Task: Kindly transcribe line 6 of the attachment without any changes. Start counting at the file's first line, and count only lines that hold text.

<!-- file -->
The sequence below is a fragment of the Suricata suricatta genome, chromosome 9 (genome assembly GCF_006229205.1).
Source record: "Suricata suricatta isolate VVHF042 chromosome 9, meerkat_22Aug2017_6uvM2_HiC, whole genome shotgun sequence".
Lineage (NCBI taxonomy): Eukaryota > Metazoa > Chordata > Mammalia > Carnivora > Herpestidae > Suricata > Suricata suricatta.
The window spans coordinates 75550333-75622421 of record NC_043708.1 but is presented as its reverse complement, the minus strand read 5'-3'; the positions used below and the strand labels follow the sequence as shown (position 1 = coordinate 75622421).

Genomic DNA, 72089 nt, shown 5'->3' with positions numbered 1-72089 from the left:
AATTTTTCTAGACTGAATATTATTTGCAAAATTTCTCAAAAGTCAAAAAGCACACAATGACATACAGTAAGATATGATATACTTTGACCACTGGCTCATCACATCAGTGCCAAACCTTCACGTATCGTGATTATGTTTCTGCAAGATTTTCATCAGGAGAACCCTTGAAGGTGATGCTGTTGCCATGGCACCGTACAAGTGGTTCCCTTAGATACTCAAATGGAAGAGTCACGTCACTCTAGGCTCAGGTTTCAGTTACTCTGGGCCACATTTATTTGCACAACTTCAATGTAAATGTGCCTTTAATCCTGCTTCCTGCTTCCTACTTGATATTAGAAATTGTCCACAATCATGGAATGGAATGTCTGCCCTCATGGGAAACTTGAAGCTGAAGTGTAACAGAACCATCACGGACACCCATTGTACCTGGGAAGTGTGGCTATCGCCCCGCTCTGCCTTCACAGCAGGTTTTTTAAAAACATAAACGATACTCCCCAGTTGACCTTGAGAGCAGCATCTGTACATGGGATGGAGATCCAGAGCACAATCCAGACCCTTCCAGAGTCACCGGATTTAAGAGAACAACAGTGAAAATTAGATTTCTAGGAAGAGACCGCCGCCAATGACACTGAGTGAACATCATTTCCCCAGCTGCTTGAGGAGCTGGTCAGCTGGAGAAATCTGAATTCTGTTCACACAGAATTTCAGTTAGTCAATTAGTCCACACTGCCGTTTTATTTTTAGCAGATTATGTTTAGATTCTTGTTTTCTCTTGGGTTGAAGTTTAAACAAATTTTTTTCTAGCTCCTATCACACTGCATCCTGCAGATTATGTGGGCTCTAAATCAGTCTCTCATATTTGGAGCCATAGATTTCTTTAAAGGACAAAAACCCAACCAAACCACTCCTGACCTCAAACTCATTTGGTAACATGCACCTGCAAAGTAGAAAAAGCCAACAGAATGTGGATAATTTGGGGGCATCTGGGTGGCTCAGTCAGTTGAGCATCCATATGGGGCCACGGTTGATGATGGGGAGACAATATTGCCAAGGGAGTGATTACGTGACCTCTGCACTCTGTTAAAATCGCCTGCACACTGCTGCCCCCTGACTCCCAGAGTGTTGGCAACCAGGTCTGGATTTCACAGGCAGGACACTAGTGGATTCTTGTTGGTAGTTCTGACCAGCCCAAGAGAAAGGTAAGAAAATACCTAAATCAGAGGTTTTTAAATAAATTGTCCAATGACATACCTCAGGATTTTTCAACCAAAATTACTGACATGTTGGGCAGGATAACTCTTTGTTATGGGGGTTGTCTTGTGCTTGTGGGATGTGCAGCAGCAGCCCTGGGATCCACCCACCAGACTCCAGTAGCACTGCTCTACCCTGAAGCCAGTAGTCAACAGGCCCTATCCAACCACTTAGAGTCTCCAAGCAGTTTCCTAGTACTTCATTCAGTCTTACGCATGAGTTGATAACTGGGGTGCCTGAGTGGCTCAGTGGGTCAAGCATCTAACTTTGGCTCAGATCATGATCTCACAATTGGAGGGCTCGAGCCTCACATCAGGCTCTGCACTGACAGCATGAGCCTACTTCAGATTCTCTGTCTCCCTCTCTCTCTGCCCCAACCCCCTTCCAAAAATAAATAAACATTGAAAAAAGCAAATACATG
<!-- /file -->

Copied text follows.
AATTTTTCTAGACTGAATATTATTTGCAAAATTTCTCAAAAGTCAAAAAGCACACAATGACATACAGTAAGATATGATATACTTTGACCACTGGCTCATCACATCAGTGCCAAACCTTCACGTATCGTGATTATGTTTCTGCAAGATTTTCATCAGGAGAACCCTTGAAGGTGATGCTGTTGCCATGGCACCGTACAAGTGGTTCCCTTAGATACTCAAATGGAAGAGTCACGTCACTCTAGGCTCAGGTTTCAGTTACTCTGGGCCACATTTATTTGCACAACTTCAATGTAAATGTGCCTTTAATCCTGCTTCCTGCTTCCTACTTGATATTAGAAATTGTCCACAATCATGGAATGGAATGTCTGCCCTCATGGGAAACTTGAAGCTGAAGTGTAACAGAACCATCACGGACACCCATTGTACCTGGGAAGTGTGGCTATCGCCCCGCTCTGCCTTCACAGCAGGTTTTTTAAAAACATAAACGATACTCCCCAGTTGACCTTGAGAGCAGCATCTGTACATGGGATGGAGATCCAGAGCACAATCCAGACCCTTCCAGAGTCACCGGATTTAAGAGAACAACAGTGAAAATTAGATTTCTAGGAAGAGACCGCCGCCAATGACACTGAGTGAACATCATTTCCCCAGCTGCTTGAGGAGCTGGTCAGCTGGAGAAATCTGAATTCTGTTCACACAGAATTTCAGTTAGTCAATTAGTCCACACTGCCGTTTTATTTTTAGCAGATTATGTTTAGATTCTTGTTTTCTCTTGGGTTGAAGTTTAAACAAATTTTTTTCTAGCTCCTATCACACTGCATCCTGCAGATTATGTGGGCTCTAAATCAGTCTCTCATATTTGGAGCCATAGATTTCTTTAAAGGACAAAAACCCAACCAAACCACTCCTGACCTCAAACTCATTTGGTAACATGCACCTGCAAAGTAGAAAAAGCCAACAGAATGTGGATAATTTGGGGGCATCTGGGTGGCTCAGTCAGTTGAGCATCCATATGGGGCCACGGTTGATGATGGGGAGACAATATTGCCAAGGGAGTGATTACGTGACCTCTGCACTCTGTTAAAATCGCCTGCACACTGCTGCCCCCTGACTCCCAGAGTGTTGGCAACCAGGTCTGGATTTCACAGGCAGGACACTAGTGGATTCTTGTTGGTAGTTCTGACCAGCCCAAGAGAAAGGTAAGAAAATACCTAAATCAGAGGTTTTTAAATAAATTGTCCAATGACATACCTCAGGATTTTTCAACCAAAATTACTGACATGTTGGGCAGGATAACTCTTTGTTATGGGGGTTGTCTTGTGCTTGTGGGATGTGCAGCAGCAGCCCTGGGATCCACCCACCAGACTCCAGTAGCACTGCTCTACCCTGAAGCCAGTAGTCAACAGGCCCTATCCAACCACTTAGAGTCTCCAAGCAGTTTCCTAGTACTTCATTCAGTCTTACGCATGAGTTGATAACTGGGGTGCCTGAGTGGCTCAGTGGGTCAAGCATCTAACTTTGGCTCAGATCATGATCTCACAATTGGAGGGCTCGAGCCTCACATCAGGCTCTGCACTGACAGCATGAGCCTACTTCAGATTCTCTGTCTCCCTCTCTCTCTGCCCCAACCCCCTTCCAAAAATAAATAAACATTGAAAAAAGCAAATACATG